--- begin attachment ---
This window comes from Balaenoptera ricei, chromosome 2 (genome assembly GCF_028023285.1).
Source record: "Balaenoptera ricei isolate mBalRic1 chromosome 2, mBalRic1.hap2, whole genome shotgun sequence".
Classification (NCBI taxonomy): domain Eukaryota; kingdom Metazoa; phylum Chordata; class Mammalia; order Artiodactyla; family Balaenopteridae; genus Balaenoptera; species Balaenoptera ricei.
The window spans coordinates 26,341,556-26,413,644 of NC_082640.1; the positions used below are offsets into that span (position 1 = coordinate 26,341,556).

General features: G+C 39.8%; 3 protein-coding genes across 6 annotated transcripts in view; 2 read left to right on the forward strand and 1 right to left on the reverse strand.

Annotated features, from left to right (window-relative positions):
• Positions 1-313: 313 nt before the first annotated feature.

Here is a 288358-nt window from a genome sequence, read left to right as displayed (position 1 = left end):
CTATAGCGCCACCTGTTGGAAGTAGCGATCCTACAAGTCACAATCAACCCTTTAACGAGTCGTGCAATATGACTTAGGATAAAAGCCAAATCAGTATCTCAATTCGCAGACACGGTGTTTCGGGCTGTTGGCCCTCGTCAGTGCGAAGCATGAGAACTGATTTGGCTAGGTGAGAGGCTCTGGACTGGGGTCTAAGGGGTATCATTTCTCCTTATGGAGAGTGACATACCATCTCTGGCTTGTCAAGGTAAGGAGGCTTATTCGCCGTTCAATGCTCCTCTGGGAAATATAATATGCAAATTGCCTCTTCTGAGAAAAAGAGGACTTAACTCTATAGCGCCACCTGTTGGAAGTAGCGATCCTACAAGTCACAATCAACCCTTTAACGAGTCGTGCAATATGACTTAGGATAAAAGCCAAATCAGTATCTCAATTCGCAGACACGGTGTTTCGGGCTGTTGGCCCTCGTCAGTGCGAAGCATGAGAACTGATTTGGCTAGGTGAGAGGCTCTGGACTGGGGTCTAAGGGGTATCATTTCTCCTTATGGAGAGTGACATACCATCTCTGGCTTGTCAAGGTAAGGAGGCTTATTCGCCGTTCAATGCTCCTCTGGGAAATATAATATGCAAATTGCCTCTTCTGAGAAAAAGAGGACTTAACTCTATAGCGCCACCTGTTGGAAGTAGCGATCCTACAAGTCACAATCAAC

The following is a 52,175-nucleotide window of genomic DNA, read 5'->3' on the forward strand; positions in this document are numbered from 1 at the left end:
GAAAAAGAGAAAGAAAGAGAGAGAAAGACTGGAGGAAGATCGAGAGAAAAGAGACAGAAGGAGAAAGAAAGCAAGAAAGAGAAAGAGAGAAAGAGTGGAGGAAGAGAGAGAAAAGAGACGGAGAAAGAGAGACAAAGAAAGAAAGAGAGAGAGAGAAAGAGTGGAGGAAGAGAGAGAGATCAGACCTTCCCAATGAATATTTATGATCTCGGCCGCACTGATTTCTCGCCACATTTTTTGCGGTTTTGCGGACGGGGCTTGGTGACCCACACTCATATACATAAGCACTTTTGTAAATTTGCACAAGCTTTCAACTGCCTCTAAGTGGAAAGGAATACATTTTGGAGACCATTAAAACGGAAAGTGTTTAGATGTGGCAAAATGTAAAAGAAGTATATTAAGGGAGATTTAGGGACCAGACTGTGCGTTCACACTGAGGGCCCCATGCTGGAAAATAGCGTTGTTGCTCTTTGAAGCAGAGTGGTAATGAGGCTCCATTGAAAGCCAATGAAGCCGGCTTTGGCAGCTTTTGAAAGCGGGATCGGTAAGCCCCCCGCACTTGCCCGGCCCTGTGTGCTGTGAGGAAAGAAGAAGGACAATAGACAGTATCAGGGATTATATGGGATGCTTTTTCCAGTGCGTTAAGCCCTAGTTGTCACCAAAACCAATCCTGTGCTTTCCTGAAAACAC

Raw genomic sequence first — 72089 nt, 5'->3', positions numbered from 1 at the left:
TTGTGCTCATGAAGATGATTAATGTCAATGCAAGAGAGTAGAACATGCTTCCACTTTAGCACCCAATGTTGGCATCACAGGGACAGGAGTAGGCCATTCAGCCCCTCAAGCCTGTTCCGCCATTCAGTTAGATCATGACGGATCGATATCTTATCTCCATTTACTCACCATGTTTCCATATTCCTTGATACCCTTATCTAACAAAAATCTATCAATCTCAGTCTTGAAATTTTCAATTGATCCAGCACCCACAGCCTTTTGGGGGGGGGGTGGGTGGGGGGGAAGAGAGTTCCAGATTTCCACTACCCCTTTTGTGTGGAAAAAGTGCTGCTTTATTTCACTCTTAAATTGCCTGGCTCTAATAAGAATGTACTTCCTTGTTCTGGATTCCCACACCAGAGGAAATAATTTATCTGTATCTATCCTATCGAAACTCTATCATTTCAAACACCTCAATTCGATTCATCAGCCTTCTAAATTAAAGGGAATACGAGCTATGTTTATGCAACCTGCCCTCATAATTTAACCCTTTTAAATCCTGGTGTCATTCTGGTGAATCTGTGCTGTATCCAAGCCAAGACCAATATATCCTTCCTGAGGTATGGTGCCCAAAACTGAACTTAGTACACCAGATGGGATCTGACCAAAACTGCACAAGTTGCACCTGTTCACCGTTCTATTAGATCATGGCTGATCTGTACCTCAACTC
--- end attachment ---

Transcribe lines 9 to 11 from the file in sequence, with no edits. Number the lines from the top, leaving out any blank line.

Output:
CTATAGCGCCACCTGTTGGAAGTAGCGATCCTACAAGTCACAATCAACCCTTTAACGAGTCGTGCAATATGACTTAGGATAAAAGCCAAATCAGTATCTCAATTCGCAGACACGGTGTTTCGGGCTGTTGGCCCTCGTCAGTGCGAAGCATGAGAACTGATTTGGCTAGGTGAGAGGCTCTGGACTGGGGTCTAAGGGGTATCATTTCTCCTTATGGAGAGTGACATACCATCTCTGGCTTGTCAAGGTAAGGAGGCTTATTCGCCGTTCAATGCTCCTCTGGGAAATATAATATGCAAATTGCCTCTTCTGAGAAAAAGAGGACTTAACTCTATAGCGCCACCTGTTGGAAGTAGCGATCCTACAAGTCACAATCAACCCTTTAACGAGTCGTGCAATATGACTTAGGATAAAAGCCAAATCAGTATCTCAATTCGCAGACACGGTGTTTCGGGCTGTTGGCCCTCGTCAGTGCGAAGCATGAGAACTGATTTGGCTAGGTGAGAGGCTCTGGACTGGGGTCTAAGGGGTATCATTTCTCCTTATGGAGAGTGACATACCATCTCTGGCTTGTCAAGGTAAGGAGGCTTATTCGCCGTTCAATGCTCCTCTGGGAAATATAATATGCAAATTGCCTCTTCTGAGAAAAAGAGGACTTAACTCTATAGCGCCACCTGTTGGAAGTAGCGATCCTACAAGTCACAATCAAC

The following is a 52,175-nucleotide window of genomic DNA, read 5'->3' on the forward strand; positions in this document are numbered from 1 at the left end:
GAAAAAGAGAAAGAAAGAGAGAGAAAGACTGGAGGAAGATCGAGAGAAAAGAGACAGAAGGAGAAAGAAAGCAAGAAAGAGAAAGAGAGAAAGAGTGGAGGAAGAGAGAGAAAAGAGACGGAGAAAGAGAGACAAAGAAAGAAAGAGAGAGAGAGAAAGAGTGGAGGAAGAGAGAGAGATCAGACCTTCCCAATGAATATTTATGATCTCGGCCGCACTGATTTCTCGCCACATTTTTTGCGGTTTTGCGGACGGGGCTTGGTGACCCACACTCATATACATAAGCACTTTTGTAAATTTGCACAAGCTTTCAACTGCCTCTAAGTGGAAAGGAATACATTTTGGAGACCATTAAAACGGAAAGTGTTTAGATGTGGCAAAATGTAAAAGAAGTATATTAAGGGAGATTTAGGGACCAGACTGTGCGTTCACACTGAGGGCCCCATGCTGGAAAATAGCGTTGTTGCTCTTTGAAGCAGAGTGGTAATGAGGCTCCATTGAAAGCCAATGAAGCCGGCTTTGGCAGCTTTTGAAAGCGGGATCGGTAAGCCCCCCGCACTTGCCCGGCCCTGTGTGCTGTGAGGAAAGAAGAAGGACAATAGACAGTATCAGGGATTATATGGGATGCTTTTTCCAGTGCGTTAAGCCCTAGTTGTCACCAAAACCAATCCTGTGCTTTCCTGAAAACAC